How Christianne Silverwood, expert Employment Law solicitor based in our Brighton office, helped an employee bring their discrimination and victimisation case in the Employment Tribunal, winning a substantial settlement.
Kate was employed by a local record shop as a sales assistant for two and half months. She worked variable hours, earning £8 per her hour. She was never given an employment contract or statement of terms. The dress code was casual. Within 7 weeks she was promoted and was asked to take on marketing responsibilities.
Two and a half months after the employment began, Kate’s skin condition flared up. She attended work without make-up. One of the company’s directors criticised her appearance, accusing her of looking unprofessional and unpresentable. She accused Kate of having had a late night, imbibing alcohol and looking “hung over”. These accusations were offensive and untrue.
Kate was offended by the director’s response to her appearance and felt intimidated, humiliated and ashamed. She tried to discuss the matter with another director. She told him she had a skin condition and was unhappy with the requirement to wear makeup because she needed to let her skin “breathe” to recover. Kate explained she was unhappy with the way that the first director had responded. The second director was unsympathetic but agreed to speak with the first director.
Later that same day, the first director told Kate that she would no longer be needed to carry out marketing duties and these would be covered by a new member of staff.
Kate believed that she was being punished for complaining about the way that she had been treated by the first director by being demoted. That evening, Kate wrote to the directors resigning with immediate effect in response to taking away her marketing duties and the requirement that she wear full face make-up.
She asked to be paid for the hours she had worked.
Her employer refused to pay her outstanding salary and threatened to sue Kate for their losses. Kate sent a breakdown of the outstanding wages owed to her and notified Acas early conciliation. In turn, the employer wrote back, again refusing to pay the salary owed and accusing her of behaving like a child and being immature and naïve.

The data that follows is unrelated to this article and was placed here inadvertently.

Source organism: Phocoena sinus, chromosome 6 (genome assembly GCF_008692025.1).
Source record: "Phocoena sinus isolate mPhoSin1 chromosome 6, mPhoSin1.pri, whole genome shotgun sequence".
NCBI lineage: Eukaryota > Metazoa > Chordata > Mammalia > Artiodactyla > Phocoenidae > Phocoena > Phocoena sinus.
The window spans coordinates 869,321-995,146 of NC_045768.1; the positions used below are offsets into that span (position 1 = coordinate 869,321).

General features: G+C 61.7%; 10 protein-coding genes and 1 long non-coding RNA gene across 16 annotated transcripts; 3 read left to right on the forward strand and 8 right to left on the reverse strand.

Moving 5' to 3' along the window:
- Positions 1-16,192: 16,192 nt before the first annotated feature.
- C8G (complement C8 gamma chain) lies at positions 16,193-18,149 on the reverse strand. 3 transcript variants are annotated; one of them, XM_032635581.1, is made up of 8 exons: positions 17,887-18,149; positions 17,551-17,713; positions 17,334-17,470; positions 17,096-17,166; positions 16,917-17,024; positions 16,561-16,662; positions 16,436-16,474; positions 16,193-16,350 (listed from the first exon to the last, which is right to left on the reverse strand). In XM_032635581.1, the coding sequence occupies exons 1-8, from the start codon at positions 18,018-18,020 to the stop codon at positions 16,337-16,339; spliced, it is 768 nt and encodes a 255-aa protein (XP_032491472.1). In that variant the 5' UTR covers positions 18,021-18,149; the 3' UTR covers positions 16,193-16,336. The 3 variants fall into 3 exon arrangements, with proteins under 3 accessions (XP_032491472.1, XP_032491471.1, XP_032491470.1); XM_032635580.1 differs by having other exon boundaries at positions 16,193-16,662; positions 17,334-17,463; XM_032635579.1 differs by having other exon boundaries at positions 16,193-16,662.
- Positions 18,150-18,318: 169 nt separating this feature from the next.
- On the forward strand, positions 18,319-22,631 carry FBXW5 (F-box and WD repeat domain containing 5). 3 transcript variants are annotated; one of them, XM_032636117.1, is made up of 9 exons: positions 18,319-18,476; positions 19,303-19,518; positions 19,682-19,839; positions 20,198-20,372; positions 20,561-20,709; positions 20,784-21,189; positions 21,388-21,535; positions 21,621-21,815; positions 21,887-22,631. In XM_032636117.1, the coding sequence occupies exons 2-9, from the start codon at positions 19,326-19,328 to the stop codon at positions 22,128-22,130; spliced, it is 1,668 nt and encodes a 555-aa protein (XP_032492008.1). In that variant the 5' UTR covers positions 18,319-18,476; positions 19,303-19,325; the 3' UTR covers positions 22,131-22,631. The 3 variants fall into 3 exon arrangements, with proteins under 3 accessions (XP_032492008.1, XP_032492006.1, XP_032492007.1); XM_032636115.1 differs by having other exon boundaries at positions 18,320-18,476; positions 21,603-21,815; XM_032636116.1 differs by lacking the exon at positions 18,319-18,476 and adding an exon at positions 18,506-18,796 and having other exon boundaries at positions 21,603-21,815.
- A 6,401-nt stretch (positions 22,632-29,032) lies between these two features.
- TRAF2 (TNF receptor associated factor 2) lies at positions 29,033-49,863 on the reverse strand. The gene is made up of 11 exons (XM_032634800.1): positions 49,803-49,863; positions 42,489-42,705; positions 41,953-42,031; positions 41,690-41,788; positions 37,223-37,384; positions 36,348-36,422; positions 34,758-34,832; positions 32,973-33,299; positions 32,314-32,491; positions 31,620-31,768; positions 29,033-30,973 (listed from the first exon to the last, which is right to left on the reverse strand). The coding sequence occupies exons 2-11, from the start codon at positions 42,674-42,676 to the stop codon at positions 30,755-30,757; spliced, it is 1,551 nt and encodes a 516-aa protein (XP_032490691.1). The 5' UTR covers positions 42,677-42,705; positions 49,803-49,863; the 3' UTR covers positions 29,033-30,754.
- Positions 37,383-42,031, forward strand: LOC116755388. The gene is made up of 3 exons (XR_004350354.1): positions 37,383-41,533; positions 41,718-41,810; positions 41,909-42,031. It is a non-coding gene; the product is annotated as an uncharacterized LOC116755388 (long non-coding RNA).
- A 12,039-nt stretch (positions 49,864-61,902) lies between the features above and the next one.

Christianne wrote to Kate’s employer setting out her potential claims, which included claims for unauthorised deductions and sex discrimination. The employer rejected our invitation to settle and approached Kate’s family direct, asking them to persuade Kate to withdraw her claims, threatening to sue her and implying that Kate’s career and reputation would be damaged if she did not. Kate found this letter to be intimidating.
We submitted a detailed claim to the Employment Tribunal on grounds of sex discrimination, age discrimination, disability discrimination, harassment, victimisation and for unauthorised deductions from wages, holiday pay, failure to provide an itemised pay statement or statement of written particulars.
In a Case Management Hearing, the judge ordered the employer to pay the unauthorised wages and holiday pay.
The case was listed for a full three day hearing for January 2019. We prepared the bundle of documents for the trial and detailed witness statements. The bundle included medical evidence and photographs to show Kate’s disability at all material times. It also included a series of offensive emails to Kate, and a letter to her family, which were marked as being without prejudice. These emails and letters were marked up as “without prejudice” but made no attempt to settle the claims and were, therefore, not genuinely without prejudice.
The director applied to strike out the claimant’s disability claims. She also applied to exclude some of the evidence produced by Kate, including a medical report and a series of offensive emails and letters by the director to Kate and her family.
On the morning of the hearing, the parties were advised that the case was postponed due to a shortage of employment judges. However, a case management hearing took place to address some of the procedural issues and another preliminary hearing was listed for September 2019 to address the director’s applications to exclude evidence and to strike out the disability claim.
We arranged for a barrister to represent Kate at the preliminary hearing. The employment judge did not allow the director’s applications to strike out Kate’s claims and did not allow the director’s applications to exclude any of Kate’s evidence.
The employment judge agreed (with us) that the documents marked up as being “without prejudice” were not genuinely without prejudice and could, therefore, appear in the bundle at the full trial.
The full case was listed to be heard for a 3 day hearing, commencing in January 2020. The director applied for a postponement saying that she was ill but did not supply adequate medical proof. The case was heard in her absence and, in a decision in June 2020, the Employment Judge found that Kate had been discriminated against on grounds of age, subjected to harassment on grounds of sex and victimised. She was awarded total compensation of £15892.85. This sum was made up of: £10,402.52 for injury to feelings, with the remaining sum being awarded for financial losses and the company’s failure to provide itemised payslips.
This case was reported in the Sun newspaper on 10th July 2020